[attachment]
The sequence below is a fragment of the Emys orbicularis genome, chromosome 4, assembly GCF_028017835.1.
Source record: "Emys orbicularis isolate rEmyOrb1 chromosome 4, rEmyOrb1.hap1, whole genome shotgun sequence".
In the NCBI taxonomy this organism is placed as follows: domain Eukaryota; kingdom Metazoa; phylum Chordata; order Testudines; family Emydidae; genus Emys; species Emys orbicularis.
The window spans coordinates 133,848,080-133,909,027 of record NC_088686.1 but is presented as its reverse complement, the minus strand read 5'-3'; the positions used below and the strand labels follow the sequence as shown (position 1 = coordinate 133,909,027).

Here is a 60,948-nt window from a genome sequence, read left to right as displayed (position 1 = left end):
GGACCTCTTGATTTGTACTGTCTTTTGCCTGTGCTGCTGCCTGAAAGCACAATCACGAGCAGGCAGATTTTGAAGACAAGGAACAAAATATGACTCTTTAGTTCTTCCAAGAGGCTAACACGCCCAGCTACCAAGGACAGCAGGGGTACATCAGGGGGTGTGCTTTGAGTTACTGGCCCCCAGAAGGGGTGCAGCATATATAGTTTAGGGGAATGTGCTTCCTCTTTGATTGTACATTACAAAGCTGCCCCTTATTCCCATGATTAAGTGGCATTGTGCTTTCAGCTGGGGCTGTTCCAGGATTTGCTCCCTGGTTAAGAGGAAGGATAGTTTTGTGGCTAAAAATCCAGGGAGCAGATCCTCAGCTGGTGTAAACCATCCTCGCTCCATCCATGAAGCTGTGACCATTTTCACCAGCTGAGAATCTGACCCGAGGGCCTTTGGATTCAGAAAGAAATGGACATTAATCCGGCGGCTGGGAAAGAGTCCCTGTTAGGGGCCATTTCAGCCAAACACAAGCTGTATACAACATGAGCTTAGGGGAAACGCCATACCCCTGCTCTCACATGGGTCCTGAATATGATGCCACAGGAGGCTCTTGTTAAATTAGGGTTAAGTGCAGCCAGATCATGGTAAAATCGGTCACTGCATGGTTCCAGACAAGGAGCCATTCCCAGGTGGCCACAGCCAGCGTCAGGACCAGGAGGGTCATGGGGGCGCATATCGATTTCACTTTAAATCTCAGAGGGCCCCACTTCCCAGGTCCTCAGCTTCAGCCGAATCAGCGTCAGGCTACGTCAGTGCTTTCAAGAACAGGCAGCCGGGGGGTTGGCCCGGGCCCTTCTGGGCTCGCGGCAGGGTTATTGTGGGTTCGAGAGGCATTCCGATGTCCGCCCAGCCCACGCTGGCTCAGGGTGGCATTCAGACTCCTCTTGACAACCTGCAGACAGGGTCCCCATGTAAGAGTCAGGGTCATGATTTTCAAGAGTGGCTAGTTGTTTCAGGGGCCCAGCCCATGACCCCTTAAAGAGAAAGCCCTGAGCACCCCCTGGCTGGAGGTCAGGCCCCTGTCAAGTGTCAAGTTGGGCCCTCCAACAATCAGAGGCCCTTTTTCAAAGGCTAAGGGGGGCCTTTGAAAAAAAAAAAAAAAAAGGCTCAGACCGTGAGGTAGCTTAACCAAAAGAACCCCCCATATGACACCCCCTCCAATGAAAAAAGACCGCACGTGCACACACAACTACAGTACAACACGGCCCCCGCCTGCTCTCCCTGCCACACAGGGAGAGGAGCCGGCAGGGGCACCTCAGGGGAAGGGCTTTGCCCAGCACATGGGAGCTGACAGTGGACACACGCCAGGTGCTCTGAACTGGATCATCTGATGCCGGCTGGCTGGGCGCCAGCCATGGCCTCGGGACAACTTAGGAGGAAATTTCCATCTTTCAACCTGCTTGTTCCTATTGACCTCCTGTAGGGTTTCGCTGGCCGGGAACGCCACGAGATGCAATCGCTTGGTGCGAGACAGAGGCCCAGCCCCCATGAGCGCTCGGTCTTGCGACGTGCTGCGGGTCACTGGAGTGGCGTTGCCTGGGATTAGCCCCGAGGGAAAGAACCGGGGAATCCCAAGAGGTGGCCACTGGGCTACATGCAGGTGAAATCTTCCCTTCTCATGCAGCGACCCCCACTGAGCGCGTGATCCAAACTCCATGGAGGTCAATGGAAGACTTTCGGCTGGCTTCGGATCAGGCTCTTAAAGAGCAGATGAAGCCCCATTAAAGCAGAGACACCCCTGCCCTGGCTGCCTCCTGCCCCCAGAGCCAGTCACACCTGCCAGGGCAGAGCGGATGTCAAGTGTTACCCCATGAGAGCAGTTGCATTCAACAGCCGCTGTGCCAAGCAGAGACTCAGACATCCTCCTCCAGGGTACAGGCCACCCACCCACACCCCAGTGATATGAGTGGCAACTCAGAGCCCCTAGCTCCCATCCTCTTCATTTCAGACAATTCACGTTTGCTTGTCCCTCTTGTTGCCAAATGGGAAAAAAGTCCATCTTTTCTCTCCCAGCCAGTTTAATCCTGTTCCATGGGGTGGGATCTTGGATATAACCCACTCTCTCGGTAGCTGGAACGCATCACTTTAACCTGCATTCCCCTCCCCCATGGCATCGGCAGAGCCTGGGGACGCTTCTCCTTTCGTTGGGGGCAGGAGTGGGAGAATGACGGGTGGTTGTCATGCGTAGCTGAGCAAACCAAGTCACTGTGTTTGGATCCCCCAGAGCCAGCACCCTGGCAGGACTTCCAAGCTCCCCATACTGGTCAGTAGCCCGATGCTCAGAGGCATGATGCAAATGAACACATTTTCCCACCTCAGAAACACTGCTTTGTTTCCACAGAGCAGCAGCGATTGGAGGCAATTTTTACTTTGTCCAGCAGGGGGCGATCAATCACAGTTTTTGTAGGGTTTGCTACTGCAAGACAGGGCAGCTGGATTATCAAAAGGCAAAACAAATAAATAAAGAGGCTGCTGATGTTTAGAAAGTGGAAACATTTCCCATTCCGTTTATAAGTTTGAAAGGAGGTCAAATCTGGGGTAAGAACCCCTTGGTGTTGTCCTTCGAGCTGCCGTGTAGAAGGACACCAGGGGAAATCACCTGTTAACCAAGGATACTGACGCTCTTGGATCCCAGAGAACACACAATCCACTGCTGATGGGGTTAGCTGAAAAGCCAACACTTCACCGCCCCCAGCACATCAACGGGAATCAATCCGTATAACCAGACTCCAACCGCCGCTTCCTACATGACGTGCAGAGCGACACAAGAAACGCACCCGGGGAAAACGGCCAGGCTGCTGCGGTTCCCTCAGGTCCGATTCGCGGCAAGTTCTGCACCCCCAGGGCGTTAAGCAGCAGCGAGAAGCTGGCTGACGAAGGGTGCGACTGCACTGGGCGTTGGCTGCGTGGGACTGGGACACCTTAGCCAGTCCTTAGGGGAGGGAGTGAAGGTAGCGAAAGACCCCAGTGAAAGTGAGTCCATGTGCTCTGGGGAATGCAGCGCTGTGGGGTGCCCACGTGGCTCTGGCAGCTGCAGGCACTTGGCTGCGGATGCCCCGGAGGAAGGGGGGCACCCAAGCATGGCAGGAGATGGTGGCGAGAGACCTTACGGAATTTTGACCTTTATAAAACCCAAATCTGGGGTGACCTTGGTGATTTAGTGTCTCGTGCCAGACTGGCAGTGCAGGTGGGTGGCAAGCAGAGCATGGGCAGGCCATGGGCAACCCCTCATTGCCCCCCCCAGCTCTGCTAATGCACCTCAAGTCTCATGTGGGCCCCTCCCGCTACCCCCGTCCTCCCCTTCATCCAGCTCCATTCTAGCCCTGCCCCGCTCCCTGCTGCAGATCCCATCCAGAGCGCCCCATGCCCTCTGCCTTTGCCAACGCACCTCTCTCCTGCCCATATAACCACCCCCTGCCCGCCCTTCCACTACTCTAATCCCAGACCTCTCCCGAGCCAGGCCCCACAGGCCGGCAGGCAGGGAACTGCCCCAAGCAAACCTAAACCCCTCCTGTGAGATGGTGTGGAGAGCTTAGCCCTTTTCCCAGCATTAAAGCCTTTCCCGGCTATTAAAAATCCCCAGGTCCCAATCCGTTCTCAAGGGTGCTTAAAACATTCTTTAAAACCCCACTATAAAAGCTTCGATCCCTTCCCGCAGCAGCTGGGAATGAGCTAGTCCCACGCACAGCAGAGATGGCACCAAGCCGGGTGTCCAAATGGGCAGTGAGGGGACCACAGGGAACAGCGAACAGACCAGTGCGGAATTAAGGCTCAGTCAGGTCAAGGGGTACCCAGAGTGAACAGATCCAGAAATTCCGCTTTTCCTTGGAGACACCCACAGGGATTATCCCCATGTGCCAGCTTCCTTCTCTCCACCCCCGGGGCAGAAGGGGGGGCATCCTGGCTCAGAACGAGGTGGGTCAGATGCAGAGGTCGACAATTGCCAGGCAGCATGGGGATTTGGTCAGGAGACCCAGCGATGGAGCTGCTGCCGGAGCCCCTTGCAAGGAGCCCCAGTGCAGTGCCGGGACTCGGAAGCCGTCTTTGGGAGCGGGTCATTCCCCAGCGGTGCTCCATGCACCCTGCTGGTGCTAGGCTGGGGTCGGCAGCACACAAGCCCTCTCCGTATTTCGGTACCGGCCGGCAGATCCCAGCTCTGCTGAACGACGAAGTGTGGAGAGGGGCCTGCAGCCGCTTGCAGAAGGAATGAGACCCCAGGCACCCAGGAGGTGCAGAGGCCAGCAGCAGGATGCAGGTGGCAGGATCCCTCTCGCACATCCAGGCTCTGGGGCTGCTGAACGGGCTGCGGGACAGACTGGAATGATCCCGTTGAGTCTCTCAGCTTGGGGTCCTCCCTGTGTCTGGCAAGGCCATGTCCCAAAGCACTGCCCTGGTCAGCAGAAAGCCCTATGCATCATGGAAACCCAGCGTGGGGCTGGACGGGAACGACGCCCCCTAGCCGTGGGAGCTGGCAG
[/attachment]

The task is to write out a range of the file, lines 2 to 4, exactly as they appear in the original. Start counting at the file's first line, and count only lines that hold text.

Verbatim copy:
Source record: "Emys orbicularis isolate rEmyOrb1 chromosome 4, rEmyOrb1.hap1, whole genome shotgun sequence".
In the NCBI taxonomy this organism is placed as follows: domain Eukaryota; kingdom Metazoa; phylum Chordata; order Testudines; family Emydidae; genus Emys; species Emys orbicularis.
The window spans coordinates 133,848,080-133,909,027 of record NC_088686.1 but is presented as its reverse complement, the minus strand read 5'-3'; the positions used below and the strand labels follow the sequence as shown (position 1 = coordinate 133,909,027).